How to Get Life Insurance For Your Mortgage

Life Insurance For Your Mortgage

A home is almost always going to be the most expensive purchase any of us will ever make. The cost is so high that, usually, we do it in partnership with our spouse or other loved one and, for all but a very few, housing prices today require two working incomes to pay the mortgage and all the other bills. When you make the commitment to buy a house or condo, you should also purchase the peace of mind that a life insurance policy provides so that your partner (and family) are protected in the event of the untimely death of a breadwinner.

Also read: Stuck in the Starter Home>

But, what are the best options for needing life coverage for their mortgages? And how much coverage do you need? There’s no one-size-fits-all answer, but there are some do’s and don’ts to abide. Here’s what you should know.

Decline the Bank’s Offer

First thing’s first: do not buy mortgage insurance from your bank. When you sign your mortgage documents your banker or broker will ask if you’d like to have mortgage insurance. Say no. The main reason is that the bank is the real beneficiary of a mortgage insurance policy. Instead of getting a tax-free lump sum that you’d get with a private life insurance policy – leaving your survivor(s) free to determine how to best spend it – the payout of a mortgage insurance policy goes directly to the bank. Mortgage insurance policies also decline in actual value as you pay down the principal of your mortgage, where a term or permanent policy (more on the differences between the two in a moment) maintains a fixed value for the duration of the plan.

Here’s a more detailed explanation about why you don’t want the bank’s mortgage insurance policy.

Term Life Insurance Policies

Let’s face it, death is inevitable. The variable is how soon the grim reaper will come for you, making life insurance something of a gamble. It comes down to choosing between a “term” policy or a permanent one. Term policies, as the name suggests, last for a specific term, or period of time. The terms are usually for 10-, 20-, or 30-years. The tax-free “death benefit” payout is set up front, based on your age, health, and amount of monthly premium you’re willing the pay. The premium stays the same for the length of the plan. If you die before the expiry of the plan, your beneficiary will receive the full amount. If you live beyond the length of the term, the policy expires and you get nothing for your years of paying into it. The advantage, however, is that term policies are significantly cheaper than permanent plans, typically cited as being about one-fifth the cost of a permanent plan.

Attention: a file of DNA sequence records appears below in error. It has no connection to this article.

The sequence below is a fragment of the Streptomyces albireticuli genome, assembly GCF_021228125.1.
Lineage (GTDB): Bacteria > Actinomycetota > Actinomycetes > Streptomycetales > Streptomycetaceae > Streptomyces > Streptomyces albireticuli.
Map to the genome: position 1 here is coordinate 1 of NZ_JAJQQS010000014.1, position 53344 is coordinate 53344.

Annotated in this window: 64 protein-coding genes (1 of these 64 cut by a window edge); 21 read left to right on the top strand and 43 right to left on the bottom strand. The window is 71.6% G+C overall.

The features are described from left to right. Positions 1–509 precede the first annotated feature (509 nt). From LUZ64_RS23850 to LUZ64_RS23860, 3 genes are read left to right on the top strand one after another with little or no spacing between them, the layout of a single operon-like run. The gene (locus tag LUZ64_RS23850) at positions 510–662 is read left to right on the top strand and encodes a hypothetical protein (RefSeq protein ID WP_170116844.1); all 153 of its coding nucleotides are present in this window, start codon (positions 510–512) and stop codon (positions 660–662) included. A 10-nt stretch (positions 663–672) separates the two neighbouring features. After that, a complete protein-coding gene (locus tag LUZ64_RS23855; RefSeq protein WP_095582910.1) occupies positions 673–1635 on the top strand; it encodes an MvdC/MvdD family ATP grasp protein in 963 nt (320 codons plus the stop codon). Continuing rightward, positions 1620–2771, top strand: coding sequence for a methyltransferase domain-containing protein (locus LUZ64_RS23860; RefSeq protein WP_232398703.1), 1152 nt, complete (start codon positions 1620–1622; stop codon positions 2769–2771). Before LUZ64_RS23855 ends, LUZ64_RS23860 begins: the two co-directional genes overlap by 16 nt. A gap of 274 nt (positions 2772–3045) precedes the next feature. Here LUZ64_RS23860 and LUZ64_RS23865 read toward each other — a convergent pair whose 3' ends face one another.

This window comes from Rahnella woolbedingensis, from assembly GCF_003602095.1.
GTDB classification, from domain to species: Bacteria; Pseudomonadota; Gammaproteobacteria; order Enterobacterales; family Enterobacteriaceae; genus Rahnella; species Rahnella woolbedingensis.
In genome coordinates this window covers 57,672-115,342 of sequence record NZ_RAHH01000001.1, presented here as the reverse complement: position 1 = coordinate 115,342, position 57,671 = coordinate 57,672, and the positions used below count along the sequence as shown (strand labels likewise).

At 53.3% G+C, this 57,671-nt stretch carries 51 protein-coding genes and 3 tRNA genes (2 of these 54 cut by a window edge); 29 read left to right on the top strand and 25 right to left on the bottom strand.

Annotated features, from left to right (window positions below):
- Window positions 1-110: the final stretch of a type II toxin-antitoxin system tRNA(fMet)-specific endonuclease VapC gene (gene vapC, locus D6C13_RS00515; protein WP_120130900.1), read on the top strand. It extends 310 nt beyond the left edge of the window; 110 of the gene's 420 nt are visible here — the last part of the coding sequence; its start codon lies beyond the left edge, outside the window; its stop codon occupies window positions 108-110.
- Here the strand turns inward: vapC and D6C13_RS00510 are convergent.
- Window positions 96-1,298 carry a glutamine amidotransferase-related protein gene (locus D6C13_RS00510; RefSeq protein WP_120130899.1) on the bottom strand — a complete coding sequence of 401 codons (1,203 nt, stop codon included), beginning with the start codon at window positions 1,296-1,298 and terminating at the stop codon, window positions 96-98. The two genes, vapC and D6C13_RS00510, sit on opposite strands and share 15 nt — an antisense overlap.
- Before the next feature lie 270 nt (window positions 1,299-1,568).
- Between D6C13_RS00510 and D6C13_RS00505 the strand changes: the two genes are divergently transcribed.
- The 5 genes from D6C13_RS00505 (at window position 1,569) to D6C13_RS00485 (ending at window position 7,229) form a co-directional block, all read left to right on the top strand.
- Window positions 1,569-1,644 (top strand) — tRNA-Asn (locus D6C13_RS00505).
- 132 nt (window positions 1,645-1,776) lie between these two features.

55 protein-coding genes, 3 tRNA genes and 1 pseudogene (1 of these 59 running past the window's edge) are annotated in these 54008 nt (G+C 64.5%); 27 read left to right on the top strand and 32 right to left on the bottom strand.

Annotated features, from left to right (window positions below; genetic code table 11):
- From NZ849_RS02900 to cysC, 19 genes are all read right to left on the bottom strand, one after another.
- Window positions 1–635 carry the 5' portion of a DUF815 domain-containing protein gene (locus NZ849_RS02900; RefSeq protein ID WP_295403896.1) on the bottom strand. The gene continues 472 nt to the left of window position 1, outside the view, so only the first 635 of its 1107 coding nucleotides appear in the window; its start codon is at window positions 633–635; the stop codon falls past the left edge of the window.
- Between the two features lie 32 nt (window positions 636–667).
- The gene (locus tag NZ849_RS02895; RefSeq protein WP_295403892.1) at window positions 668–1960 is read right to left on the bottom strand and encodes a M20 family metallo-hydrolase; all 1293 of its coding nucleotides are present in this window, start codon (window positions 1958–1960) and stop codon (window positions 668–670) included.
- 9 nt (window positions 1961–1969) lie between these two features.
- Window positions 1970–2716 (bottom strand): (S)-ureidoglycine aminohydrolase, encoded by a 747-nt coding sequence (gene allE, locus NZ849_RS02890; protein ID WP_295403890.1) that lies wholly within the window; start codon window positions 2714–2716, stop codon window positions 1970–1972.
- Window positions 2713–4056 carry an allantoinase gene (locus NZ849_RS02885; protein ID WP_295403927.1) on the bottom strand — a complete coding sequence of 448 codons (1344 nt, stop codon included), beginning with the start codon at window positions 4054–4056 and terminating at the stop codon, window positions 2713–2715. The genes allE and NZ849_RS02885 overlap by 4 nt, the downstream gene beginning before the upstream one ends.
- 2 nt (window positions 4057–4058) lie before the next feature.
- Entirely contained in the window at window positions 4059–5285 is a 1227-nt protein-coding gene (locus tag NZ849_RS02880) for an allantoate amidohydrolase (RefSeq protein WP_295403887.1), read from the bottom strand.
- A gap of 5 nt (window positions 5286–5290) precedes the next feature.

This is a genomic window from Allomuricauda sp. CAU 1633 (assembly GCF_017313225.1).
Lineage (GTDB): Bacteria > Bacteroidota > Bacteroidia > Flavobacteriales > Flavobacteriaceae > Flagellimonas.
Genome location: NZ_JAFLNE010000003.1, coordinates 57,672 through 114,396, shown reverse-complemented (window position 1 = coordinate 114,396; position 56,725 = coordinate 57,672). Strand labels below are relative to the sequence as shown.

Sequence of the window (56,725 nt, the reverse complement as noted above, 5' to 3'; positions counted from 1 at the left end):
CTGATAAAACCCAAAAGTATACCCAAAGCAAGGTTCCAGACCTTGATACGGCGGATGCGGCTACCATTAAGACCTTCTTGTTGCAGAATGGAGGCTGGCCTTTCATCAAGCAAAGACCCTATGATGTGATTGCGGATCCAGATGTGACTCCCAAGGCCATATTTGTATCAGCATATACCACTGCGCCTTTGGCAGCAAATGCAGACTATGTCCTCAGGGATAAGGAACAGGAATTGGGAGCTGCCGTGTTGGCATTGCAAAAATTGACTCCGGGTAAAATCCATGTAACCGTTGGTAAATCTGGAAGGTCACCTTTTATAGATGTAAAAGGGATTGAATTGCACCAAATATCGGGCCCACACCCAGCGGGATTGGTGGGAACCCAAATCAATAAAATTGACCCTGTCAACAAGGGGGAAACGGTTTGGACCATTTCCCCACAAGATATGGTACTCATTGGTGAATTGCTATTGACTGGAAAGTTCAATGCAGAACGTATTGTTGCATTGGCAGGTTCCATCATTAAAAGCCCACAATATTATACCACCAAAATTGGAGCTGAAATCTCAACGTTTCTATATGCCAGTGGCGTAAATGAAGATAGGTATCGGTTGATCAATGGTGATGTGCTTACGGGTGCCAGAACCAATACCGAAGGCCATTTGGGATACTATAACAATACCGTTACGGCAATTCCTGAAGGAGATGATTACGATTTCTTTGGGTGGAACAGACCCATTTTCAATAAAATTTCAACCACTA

Permanent Life Insurance Policies

There are two types of “permanent” insurance: whole life or universal life plans. The key difference is that with whole plans you have a fixed premium, while with universal plans you can raise or lower the premium you choose to pay (within a set range) over the life of the policy.

Both provide coverage for as long as you live (though that’s typically capped at 100 years, maybe less depending on the provider). There’s also an investment component to a permanent policy that you can cash out if you need immediate funds, though doing so reduces the value of the death benefit payment.

It’s also possible to convert a term insurance policy to a whole-life policy, generally before you turn 75.

Also read: What Kind of Life Insurance Do I Need?>

Who to Insure?

Assuming there are two co-signers on the mortgage, you may wonder: should both have equal amounts of insurance coverage? The answer to that is, it depends.

If one partner earns significantly more than the other does, it might make sense to have a higher payout on the higher earner. But someone with a well-paying job may also have an employee insurance plan that would provide coverage above and beyond whatever private policy you opt for. So the two variables may cancel each other out.

Situations may also change. One partner may choose to stay at home for a period of time while their children are young, effectively giving them no income. Back once the children reach a certain age, that person could go back to the workforce and have a thriving career.

In the case of my wife and I, when we bought our first house, we both purchased 30-year term policies that would cover the bulk of our mortgage at the time we signed the documents. At the time, we were both in our early 30s and healthy, so the premiums on a term policy were fairly low. (We’re both still healthy, but not in our 30s anymore!) We opted to pay a bit more for a 30-year term so that it would take us into our 60s. Our reasoning was that by the time we approach retirement, if both of us are still alive we should have paid off most, if not all, of our mortgage. With our other investments (RRSPs, RESPs, and a rental income property), we felt that by that stage in life, we will be financially sound enough to provide enough for each other and our two children who will be themselves around 30 by that time.

The Disability Debate

One other factor to consider are disability riders on life insurance policies. There are a number of different options on the market (from coverage for medical equipment to private nursing), but the key component is one that provides income in the event that a policy holder is severely injured and is unable to work.

Also read: Why Your Disability Coverage May Not Be Enough>

Related Topics

Buying A Home / Insurance / Life Insurance 101 / Mortgage News / Mortgages

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